Mark Spitznagel, the hedge fund manager and former head trader for Naseem Taleb, notes in his book The Dao of Capital that to survive, you must learn to “hate to win, love to lose.” As a multibillion-dollar hedge fund manager, he obviously needs proﬁts to attract new investors. Spitznagel is driving home the point that staying in a losing position is the quickest way out of the business. In addition, poor forecasting or overreliance on your market forecasting methods is one of the quickest ways to convince yourself to stay in a bad position.
Many traders come to the market with a per-verted view of their likely success. In other words, it is common for them to look at stories on ﬁnancial news networks regarding the one big trade that made someone’s career like betting on subprime mortgages in 2003 or betting against them in 2007. However, the one big bet can often turn into one big loss, since few things unfold in a straight line.
Instead of placing one big bet, a better approach would be to place multiple small bets. Sure, if your one big bet is large enough and you come out on the winning side, someone may write a book about you, but the likelihood of that is understandably small. As a trader looking for double-digit returns year over year, the better approach is often to manage your downside aggressively, while strategically looking for a multi-percentage move in the direction of a shorter-term forecast, which of course, can still be wrong.
The chart in Figure 1 shows the EURUSD, the most heavily traded currency pair in the spot forex market. My role at DailyFX gives me exposure to a myriad of the top-tier investment bank (sell-side) research that makes very compelling cases for their well-researched views. That said, there are often com-pelling views that the market will go higher or lower. Only one of these forecasts will be proven correct, although in a sideways market, both could be correct, revealing the need for combining risk management with forecasting.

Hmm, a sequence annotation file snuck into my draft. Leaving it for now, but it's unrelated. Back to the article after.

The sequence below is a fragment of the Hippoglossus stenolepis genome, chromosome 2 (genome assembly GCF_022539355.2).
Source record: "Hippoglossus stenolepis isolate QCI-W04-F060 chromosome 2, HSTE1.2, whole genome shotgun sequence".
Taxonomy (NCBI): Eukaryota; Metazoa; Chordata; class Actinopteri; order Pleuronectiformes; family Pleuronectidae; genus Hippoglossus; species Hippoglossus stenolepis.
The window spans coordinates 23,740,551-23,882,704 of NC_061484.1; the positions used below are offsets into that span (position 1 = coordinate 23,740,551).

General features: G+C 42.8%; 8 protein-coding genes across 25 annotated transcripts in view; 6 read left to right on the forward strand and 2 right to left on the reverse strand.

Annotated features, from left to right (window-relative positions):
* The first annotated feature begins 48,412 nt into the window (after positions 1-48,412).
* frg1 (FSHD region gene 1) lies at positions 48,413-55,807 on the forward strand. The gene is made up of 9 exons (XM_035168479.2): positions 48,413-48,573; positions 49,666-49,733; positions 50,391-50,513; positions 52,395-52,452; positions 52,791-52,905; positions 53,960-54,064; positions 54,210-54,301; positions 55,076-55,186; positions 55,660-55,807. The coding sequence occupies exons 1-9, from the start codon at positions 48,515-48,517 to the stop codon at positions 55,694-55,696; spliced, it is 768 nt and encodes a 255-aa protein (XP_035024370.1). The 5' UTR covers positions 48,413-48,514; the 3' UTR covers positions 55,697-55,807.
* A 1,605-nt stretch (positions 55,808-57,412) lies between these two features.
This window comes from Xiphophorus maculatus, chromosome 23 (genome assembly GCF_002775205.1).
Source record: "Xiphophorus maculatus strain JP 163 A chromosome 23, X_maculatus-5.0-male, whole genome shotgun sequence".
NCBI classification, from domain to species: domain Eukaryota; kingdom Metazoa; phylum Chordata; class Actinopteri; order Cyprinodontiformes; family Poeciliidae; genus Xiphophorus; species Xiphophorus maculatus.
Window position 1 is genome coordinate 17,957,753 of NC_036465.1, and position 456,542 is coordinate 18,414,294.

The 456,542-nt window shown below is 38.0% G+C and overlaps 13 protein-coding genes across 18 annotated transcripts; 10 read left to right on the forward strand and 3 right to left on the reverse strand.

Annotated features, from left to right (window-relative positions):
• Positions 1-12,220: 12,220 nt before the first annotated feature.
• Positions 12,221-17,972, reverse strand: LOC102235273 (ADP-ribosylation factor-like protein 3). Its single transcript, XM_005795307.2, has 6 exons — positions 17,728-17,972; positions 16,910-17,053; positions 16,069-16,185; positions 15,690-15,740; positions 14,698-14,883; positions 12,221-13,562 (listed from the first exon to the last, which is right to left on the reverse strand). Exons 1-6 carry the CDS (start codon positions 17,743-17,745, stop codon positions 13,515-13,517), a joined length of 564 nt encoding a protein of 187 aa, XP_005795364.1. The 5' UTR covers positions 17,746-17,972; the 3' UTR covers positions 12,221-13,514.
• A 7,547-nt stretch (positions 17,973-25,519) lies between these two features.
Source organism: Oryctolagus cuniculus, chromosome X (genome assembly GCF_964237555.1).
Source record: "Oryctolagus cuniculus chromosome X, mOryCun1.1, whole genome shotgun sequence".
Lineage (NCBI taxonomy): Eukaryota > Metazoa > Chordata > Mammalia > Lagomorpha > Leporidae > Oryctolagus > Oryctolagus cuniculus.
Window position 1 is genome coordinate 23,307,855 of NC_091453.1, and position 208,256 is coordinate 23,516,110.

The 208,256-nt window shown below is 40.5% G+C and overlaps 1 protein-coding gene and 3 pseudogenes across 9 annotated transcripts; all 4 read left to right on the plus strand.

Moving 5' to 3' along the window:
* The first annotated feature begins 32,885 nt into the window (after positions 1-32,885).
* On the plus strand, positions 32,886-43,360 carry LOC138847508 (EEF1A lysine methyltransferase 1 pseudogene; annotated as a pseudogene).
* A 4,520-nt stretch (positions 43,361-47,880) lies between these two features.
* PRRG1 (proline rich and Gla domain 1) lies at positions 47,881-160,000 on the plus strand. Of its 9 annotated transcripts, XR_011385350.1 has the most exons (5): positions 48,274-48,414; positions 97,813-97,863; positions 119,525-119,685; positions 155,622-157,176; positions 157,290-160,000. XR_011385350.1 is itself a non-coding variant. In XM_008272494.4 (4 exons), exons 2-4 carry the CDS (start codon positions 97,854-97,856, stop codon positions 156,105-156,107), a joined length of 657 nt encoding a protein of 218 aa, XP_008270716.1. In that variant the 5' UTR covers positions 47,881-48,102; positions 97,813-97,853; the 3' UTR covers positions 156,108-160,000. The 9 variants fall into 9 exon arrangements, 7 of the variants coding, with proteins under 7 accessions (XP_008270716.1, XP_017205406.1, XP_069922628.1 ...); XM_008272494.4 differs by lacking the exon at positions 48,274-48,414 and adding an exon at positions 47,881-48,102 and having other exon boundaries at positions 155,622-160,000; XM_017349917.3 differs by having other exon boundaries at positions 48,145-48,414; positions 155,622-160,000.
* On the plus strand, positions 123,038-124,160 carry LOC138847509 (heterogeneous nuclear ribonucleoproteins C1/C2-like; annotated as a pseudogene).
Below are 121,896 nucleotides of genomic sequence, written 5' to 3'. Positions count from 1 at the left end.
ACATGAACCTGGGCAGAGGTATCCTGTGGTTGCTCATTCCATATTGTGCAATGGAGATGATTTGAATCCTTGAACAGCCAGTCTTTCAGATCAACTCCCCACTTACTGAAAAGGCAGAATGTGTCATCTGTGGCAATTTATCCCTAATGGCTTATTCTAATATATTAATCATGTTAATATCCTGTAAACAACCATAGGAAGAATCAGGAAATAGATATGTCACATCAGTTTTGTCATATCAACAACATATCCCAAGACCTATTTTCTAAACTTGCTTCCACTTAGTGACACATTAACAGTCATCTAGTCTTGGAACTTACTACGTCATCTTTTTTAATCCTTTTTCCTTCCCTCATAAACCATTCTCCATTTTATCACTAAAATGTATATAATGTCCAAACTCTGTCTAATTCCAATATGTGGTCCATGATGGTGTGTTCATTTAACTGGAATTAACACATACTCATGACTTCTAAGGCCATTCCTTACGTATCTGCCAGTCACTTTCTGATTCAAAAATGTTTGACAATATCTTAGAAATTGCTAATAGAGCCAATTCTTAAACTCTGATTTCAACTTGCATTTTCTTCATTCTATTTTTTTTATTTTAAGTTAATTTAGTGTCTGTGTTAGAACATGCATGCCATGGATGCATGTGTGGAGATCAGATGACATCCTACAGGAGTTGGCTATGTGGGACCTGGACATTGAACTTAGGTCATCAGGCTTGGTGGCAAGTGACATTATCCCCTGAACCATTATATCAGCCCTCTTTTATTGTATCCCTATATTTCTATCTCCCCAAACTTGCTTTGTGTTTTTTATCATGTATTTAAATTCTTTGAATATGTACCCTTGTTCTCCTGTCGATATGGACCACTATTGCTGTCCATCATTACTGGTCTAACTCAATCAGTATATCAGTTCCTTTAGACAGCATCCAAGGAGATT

Learning how to forecast and ﬁnding an accurate trading method should play a separate role from learning how to trade. Forecasting is outcome dependent, and the road toward the realized outcome is often full of unpredictable developments. Trading is about recognizing present opportunities where the risk–reward tradeoff is presently favorable, and taking advantage of those opportunities. Ironically, yet importantly, you can be incorrect in forecasting but place a good trade, and likewise, you can be good at forecasting but poor at trading. The latter is surprisingly common.
Regardless of your method of forecasting, recognizing a good risk–reward trade setup as per your preferential trad-ing methodology is crucial. It is best to avoid the mistake of believing the market must end up at a certain juncture a week, month, or quarter from now and overexposing your account on that hope. Rather, it is best to use a forecast as a springboard for entering the market and then analyzing how the market is reacting to your forecast to see whether or not more weight should be given to that outcome coming to fruition. Trade (as opposed to forecast) well.